If you liked the premise of Lord of the Flies but thought it was too disheartening and complex, perhaps The Maze Runner will be more palatable. Based on the first book of James Dashner’s science fiction trilogy of the same title, The Maze Runner opens with protagonist Thomas (Dylan O’Brien) in utter confusion, having had his memory wiped clean. He wakes up in a settlement called “the Glade,” where he finds that everyone is male and has had the exact same experience, namely suffering from severe amnesia and unable to provide any context to what’s happening. Unfortunately, we share in the exact same experience for the rest of the film, trapped within walls of confusion and asking ourselves “why am I here?”
The society of young men is unsurprisingly rustic but surprisingly orderly and peaceful despite their helpless entrapment within the walls of a giant labyrinth. They’re led by Alby (Aml Ameen), the eldest and wisest of this ragtag bunch of survivors. Ameen really captures the delicate poise of a man among boys who actually knows nothing more than his pupils but provides the necessary authority.
The most able-bodied of the boys, known as Runners, enter the maze to try to find a way out but (naturally) the labyrinth is full of lethal monsters. Ambitious and curious Thomas has found his calling. Instead of getting started with the action right away though, Thomas has to trudge through his share of menial tasks, befriending along the way two other boys, Newt and Chuck, portrayed by Thomas Brodie-Sangster and Blake Cooper in strong supporting roles. Their onscreen camaraderie cements the bizarre feel of the environment: the displacement of these two good-natured kids you’d expect to find down the street within this maze-prison where they are forced to grow up quickly practically defines dystopia for the audience. The movie’s premise offers a great opportunity to develop these relationships in a unique way, such as showing how innocence is hastily shed for maturity in a dystopic society. It’s just so ironic that it’s squandered away for cheap clichéd lines that actually make the entire segment seem like a high school buddy movie.
Somewhere in all this a girl suddenly appears. But what seems like a huge disturbance to fragile social order is glossed over entirely by director Wes Ball, who chooses to focus instead on the added mysteries that amnesiac Teresa is unable to answer. While it turns out she actually brings a solution to some of the boys’ problems, her presence proves merely incidental to the plot’s development.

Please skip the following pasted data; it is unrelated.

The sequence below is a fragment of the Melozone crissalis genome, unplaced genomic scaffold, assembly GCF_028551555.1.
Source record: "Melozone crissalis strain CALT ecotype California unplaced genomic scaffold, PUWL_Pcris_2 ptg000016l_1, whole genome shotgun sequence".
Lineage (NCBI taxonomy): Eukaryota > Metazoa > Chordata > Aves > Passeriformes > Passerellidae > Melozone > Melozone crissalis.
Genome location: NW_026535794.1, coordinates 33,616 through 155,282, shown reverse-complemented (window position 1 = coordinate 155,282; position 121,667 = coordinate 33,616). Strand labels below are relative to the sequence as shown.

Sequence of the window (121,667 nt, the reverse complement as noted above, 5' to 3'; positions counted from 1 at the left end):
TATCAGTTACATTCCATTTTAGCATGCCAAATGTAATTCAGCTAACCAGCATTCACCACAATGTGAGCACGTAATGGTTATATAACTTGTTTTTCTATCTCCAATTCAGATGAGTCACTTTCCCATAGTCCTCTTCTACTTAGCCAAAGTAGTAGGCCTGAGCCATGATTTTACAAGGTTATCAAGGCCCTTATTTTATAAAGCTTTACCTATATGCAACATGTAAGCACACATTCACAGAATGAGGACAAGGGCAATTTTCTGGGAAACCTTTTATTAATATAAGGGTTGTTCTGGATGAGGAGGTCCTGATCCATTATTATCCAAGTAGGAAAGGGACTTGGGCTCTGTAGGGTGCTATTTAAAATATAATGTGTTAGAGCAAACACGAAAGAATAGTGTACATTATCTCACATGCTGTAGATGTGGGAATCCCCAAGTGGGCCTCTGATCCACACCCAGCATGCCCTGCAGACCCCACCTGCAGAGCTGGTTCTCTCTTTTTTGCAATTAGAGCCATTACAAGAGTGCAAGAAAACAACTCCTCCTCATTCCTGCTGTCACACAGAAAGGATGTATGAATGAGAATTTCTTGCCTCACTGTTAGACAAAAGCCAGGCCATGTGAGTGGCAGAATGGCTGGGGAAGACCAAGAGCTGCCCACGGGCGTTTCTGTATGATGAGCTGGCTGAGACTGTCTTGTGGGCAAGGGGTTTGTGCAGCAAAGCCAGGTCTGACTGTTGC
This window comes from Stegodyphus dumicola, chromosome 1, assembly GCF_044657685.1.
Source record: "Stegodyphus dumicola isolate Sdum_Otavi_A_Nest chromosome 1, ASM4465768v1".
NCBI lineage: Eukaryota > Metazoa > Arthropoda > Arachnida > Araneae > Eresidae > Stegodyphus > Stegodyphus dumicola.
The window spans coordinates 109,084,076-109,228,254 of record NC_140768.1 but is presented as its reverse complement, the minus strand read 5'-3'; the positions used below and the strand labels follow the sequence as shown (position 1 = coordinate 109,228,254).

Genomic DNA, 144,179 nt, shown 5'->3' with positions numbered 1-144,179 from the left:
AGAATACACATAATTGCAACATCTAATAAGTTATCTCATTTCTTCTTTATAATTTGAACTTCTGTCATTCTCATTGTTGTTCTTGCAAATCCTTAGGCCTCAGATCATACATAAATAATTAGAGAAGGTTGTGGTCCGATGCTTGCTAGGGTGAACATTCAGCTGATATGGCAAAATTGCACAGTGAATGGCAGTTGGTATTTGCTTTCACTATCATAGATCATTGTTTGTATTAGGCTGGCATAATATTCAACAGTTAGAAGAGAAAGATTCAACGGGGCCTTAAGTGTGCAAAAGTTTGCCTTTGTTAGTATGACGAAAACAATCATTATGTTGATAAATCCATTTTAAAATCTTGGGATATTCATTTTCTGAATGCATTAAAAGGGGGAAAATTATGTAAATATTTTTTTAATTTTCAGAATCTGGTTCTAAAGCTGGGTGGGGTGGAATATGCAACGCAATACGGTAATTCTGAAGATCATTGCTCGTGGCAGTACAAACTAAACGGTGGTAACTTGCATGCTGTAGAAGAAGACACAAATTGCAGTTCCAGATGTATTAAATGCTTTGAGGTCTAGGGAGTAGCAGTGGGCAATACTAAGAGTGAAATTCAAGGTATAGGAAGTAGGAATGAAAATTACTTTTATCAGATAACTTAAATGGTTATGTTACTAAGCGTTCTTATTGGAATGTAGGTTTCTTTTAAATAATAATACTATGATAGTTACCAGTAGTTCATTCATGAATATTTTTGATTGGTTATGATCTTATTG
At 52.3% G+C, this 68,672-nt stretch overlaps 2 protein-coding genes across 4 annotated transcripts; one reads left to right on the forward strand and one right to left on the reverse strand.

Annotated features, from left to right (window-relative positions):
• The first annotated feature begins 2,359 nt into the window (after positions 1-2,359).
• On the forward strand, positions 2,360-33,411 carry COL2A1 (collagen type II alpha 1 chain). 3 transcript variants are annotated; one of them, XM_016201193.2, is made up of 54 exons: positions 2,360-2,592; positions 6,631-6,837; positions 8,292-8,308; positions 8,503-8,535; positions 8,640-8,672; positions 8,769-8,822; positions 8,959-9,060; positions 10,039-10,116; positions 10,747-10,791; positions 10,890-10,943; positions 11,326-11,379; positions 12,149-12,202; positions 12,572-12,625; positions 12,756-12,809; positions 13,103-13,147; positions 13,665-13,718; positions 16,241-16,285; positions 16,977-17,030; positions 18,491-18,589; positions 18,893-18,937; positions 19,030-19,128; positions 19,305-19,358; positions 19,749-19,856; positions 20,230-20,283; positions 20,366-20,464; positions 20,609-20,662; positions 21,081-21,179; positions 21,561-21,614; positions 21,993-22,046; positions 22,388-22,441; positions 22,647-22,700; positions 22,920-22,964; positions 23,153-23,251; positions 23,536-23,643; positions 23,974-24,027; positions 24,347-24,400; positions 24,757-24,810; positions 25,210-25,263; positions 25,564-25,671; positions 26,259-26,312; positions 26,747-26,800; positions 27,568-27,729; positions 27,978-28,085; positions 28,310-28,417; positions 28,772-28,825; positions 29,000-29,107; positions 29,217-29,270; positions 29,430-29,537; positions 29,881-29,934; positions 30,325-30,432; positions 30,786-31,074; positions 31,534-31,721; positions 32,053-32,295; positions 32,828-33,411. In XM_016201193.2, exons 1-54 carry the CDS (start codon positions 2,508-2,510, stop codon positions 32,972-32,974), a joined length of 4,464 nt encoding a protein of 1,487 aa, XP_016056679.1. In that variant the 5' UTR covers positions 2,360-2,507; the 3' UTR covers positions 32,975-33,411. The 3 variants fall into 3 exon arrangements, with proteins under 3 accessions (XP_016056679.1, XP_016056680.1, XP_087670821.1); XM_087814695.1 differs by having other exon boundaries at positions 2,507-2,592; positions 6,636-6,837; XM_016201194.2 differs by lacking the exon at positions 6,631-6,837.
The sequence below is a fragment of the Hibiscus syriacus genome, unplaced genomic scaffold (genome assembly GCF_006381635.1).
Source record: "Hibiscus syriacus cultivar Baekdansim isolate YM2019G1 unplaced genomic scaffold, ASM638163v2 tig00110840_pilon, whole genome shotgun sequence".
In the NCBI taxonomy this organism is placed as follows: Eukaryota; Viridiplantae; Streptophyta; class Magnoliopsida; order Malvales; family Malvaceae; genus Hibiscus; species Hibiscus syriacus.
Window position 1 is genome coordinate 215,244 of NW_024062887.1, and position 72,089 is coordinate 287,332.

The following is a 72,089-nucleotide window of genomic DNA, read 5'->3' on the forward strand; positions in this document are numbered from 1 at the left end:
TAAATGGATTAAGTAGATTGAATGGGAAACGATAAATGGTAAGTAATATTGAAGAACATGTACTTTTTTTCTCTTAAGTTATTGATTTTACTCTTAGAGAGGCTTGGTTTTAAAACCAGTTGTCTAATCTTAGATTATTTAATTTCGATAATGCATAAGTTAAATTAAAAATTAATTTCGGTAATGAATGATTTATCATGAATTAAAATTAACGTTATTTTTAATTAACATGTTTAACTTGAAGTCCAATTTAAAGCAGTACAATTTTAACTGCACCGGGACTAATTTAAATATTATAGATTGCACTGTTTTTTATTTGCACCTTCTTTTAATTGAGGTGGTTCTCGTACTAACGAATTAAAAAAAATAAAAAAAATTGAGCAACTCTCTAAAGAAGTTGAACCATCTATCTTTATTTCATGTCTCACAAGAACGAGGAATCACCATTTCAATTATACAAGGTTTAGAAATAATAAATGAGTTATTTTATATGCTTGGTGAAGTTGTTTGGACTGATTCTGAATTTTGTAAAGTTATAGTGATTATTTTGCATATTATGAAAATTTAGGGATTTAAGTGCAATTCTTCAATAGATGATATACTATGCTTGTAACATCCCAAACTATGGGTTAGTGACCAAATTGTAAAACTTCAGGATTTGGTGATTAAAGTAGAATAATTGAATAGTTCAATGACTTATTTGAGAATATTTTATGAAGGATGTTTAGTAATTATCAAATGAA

The genre of science fiction rests delicately on suspension of disbelief; issues like gender and racial diversity tend to take a back seat to developing an alternate universe where social conventions may be modified or ignored. Maze Runners’s all-male cast might even go unnoticed if the actress playing the lone girl, Kaya Scodelario, weren’t so clearly just a pretty face to spice up the all-boys film—a token status made painfully obvious by Teresa’s lack of lines and pointless reaction shots. Ironically, Teresa’s complete irrelevance is made apparent precisely through the film’s cheesy attempts to convince us otherwise.
Refreshingly, one of the other unconventionally cast main characters actually has an impactful role. Thomas eventually gets to run the maze alongside the Asian leader of the Runners, Minho (Ki Hong Lee). The director’s portrayal of Minho doesn’t just pander to diversity either, since he gives fair treatment by showing negative and positive facets of Minho’s character. Side by side, Thomas and Minho get to explore the vast labyrinth as Wes Ball shows off, in some thrilling sequences, the film’s grander special effects. While the stark contrast of green grass growing through gray concrete is already cliché, Ball manages to utilize the tall shadows of the shifting walls to keep the chase of the tiny man escaping his colossal environment original and engaging.
It’s a pity that the maze, the only original idea in the film, doesn’t feature more prominently. Come to think of it, nothing really features prominently in this disappointing movie. The Maze Runner immediately retreats from any interesting social questions it sets up within the pastoral community of boys, like how clashing personalities might coexist within a fragile social order. A weak screenplay leaves conflicts unresolved as the storyline quickly shifts to increase our confusion like a maze of loose ends. Even the action scenes, though exciting and well-executed, are short-lived and random. The film unintentionally shows us the frustrating experience of being a Runner, finding our way through an ever-changing labyrinth, plowing on despite leaving virtually every question unanswered. While this is the first installment in what is sure to have multiple sequels, they don’t matter if we’re left stuck in the maze.
An interesting variation on the teenage dystopia genre that quickly devolves into wasted potential.